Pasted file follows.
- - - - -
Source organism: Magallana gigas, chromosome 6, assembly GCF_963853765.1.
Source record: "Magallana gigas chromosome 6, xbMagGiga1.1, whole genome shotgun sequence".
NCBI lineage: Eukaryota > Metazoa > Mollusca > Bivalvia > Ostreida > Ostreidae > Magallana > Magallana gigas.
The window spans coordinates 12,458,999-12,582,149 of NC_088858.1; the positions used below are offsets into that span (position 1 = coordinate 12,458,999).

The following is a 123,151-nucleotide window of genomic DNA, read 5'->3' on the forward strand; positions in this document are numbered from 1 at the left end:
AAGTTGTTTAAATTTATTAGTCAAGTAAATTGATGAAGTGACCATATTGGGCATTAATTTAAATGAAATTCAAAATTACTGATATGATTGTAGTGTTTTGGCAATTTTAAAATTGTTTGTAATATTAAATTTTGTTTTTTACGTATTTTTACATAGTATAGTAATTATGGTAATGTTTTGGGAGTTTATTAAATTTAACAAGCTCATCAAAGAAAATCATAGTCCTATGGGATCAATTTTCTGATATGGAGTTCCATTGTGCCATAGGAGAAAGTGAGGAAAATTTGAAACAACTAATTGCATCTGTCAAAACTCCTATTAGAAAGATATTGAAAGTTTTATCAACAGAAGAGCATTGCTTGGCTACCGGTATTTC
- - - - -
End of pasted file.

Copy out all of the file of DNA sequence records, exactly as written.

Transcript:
Source organism: Magallana gigas, chromosome 6, assembly GCF_963853765.1.
Source record: "Magallana gigas chromosome 6, xbMagGiga1.1, whole genome shotgun sequence".
NCBI lineage: Eukaryota > Metazoa > Mollusca > Bivalvia > Ostreida > Ostreidae > Magallana > Magallana gigas.
The window spans coordinates 12,458,999-12,582,149 of NC_088858.1; the positions used below are offsets into that span (position 1 = coordinate 12,458,999).

The following is a 123,151-nucleotide window of genomic DNA, read 5'->3' on the forward strand; positions in this document are numbered from 1 at the left end:
AAGTTGTTTAAATTTATTAGTCAAGTAAATTGATGAAGTGACCATATTGGGCATTAATTTAAATGAAATTCAAAATTACTGATATGATTGTAGTGTTTTGGCAATTTTAAAATTGTTTGTAATATTAAATTTTGTTTTTTACGTATTTTTACATAGTATAGTAATTATGGTAATGTTTTGGGAGTTTATTAAATTTAACAAGCTCATCAAAGAAAATCATAGTCCTATGGGATCAATTTTCTGATATGGAGTTCCATTGTGCCATAGGAGAAAGTGAGGAAAATTTGAAACAACTAATTGCATCTGTCAAAACTCCTATTAGAAAGATATTGAAAGTTTTATCAACAGAAGAGCATTGCTTGGCTACCGGTATTTC